Federal and state officials are tapping regional and supermarket-based pharmacies to help speed up administration of Covid-19 vaccines amid a slower-than-planned rollout.
Rite Aid Corp., Kroger Co. , Stop & Shop Supermarket LLC and other retailers are being asked to step in and provide inoculations to front-line workers and other vulnerable people. While the timeline is weeks earlier than planned, companies say they hope to test and troubleshoot protocols before distributing vaccines to the masses.
“We’re getting calls just because of the need,” said Colleen Lindholz, president of Kroger’s health-care business. Officials from South Carolina and Georgia reached out to Kroger this week, and the company has been providing shots to health-care professionals in its stores and sending staff to long-term facilities in Alaska, West Virginia, Texas and Arkansas.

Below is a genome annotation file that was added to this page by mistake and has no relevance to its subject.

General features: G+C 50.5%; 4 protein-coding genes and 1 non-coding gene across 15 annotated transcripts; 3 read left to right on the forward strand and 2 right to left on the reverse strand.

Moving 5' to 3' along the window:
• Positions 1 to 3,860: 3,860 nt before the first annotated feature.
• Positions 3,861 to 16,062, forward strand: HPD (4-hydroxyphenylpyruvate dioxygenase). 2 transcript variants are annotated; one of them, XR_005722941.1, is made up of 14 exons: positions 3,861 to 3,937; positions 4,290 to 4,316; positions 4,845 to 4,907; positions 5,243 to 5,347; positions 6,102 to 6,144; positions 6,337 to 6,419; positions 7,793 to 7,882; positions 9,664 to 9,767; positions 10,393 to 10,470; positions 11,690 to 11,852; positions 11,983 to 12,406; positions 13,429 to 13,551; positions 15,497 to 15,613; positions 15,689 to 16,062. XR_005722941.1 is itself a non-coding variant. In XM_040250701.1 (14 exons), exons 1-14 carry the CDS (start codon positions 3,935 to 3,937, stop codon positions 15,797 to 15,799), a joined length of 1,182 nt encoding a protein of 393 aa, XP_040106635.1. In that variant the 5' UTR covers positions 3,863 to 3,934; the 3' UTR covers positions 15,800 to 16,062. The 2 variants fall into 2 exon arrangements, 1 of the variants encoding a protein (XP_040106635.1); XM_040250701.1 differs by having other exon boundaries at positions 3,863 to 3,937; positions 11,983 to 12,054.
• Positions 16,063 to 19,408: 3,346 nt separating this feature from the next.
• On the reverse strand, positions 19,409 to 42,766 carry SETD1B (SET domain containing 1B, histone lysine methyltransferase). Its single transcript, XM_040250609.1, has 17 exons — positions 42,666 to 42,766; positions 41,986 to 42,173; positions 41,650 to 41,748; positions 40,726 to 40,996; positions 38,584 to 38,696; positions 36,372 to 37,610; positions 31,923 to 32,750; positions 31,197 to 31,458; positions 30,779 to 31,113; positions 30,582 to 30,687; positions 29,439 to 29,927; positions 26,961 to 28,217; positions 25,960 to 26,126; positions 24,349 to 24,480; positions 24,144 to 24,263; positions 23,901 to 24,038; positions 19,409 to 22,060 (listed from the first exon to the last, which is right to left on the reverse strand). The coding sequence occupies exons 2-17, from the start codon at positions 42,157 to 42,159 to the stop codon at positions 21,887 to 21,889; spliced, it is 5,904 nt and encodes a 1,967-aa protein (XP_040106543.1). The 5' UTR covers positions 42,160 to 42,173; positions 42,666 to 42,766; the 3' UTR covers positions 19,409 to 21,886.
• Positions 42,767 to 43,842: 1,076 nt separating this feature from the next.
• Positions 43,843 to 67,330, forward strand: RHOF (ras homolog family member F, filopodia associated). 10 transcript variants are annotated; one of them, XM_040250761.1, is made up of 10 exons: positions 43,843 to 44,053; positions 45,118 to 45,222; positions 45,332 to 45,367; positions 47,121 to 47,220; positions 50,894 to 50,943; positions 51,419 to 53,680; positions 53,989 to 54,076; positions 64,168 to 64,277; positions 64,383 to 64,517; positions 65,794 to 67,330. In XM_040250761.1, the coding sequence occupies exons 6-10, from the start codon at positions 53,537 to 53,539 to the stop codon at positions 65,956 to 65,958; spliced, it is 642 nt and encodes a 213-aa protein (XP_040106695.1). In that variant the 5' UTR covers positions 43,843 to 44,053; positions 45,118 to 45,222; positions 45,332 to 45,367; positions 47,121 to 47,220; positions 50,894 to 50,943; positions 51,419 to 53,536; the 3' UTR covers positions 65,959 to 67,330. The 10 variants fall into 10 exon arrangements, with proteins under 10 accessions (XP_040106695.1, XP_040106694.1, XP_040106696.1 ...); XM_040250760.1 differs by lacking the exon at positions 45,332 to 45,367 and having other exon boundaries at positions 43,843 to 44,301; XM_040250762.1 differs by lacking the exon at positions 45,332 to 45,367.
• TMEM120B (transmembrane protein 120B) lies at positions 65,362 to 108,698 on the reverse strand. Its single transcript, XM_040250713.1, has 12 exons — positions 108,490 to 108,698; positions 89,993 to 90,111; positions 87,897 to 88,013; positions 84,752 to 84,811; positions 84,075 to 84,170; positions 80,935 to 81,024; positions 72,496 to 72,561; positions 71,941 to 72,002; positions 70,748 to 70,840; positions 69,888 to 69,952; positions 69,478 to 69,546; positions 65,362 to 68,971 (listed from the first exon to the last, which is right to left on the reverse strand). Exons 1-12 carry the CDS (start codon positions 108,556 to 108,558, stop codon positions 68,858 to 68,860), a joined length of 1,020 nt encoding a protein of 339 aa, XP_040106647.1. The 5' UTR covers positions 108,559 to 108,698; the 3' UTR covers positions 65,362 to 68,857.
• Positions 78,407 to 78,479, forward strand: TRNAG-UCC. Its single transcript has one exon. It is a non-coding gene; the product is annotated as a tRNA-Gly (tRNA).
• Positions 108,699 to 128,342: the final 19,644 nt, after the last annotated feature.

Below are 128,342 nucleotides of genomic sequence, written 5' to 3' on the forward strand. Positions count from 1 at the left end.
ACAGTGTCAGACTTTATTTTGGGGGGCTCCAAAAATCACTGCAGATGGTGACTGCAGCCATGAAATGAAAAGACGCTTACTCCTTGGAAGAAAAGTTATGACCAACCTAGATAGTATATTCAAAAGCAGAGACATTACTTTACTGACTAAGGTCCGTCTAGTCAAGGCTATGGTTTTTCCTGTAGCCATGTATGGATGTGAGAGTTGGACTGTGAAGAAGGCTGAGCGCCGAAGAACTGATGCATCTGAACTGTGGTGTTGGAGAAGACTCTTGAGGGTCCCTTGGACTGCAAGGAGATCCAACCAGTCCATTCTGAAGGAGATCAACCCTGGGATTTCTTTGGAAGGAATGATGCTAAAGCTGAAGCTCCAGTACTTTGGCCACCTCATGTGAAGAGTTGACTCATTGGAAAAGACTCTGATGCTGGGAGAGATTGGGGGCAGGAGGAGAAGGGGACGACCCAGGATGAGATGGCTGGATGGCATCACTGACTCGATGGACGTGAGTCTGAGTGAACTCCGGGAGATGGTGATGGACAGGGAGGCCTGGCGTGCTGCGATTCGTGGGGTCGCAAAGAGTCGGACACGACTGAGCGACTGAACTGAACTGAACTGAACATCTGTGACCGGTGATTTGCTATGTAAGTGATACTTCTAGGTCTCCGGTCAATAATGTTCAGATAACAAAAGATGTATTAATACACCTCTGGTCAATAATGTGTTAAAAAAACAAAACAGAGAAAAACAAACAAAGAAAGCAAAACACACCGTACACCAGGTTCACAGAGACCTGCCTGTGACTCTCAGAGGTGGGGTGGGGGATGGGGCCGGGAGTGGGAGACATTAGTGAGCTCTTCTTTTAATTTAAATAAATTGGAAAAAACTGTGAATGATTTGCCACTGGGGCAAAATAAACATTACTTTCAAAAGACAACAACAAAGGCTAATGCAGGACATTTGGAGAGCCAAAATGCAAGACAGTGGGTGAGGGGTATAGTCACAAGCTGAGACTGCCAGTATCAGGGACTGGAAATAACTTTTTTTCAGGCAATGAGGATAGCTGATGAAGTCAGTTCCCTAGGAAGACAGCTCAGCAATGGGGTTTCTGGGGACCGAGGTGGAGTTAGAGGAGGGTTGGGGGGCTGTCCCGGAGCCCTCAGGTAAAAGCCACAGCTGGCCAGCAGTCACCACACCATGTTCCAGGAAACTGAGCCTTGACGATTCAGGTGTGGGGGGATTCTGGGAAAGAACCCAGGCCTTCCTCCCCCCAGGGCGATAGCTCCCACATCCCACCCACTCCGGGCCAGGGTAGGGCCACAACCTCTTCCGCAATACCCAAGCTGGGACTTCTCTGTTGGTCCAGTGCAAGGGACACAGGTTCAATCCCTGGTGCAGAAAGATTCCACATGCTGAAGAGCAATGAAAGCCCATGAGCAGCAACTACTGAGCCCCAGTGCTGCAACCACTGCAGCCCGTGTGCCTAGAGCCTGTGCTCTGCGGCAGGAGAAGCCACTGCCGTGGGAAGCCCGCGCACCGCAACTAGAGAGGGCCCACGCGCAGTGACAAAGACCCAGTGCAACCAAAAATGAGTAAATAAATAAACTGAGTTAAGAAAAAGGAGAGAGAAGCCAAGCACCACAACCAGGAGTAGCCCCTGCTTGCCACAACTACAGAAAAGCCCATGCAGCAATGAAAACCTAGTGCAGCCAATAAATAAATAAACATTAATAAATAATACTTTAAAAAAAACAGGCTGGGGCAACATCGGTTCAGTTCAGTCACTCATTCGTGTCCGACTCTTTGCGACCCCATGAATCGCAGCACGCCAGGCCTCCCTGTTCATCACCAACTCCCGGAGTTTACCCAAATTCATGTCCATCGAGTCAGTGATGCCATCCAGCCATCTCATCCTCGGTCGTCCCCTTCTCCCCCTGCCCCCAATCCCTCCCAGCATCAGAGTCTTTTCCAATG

The executives of Kroger and Walgreens Boots Alliance Inc., two of the biggest retailers involved in the vaccine effort, expressed frustration over what they said was a slower-than-necessary rollout because of holdups at the state and federal levels.
Kroger is also exploring ways to hold large events in community centers and stadiums that would allow it to vaccinate 600 to 800 people at a time, Ms. Lindholz said. She added that the nation’s biggest grocer could immunize a tremendous number of people if it had more access to inoculations.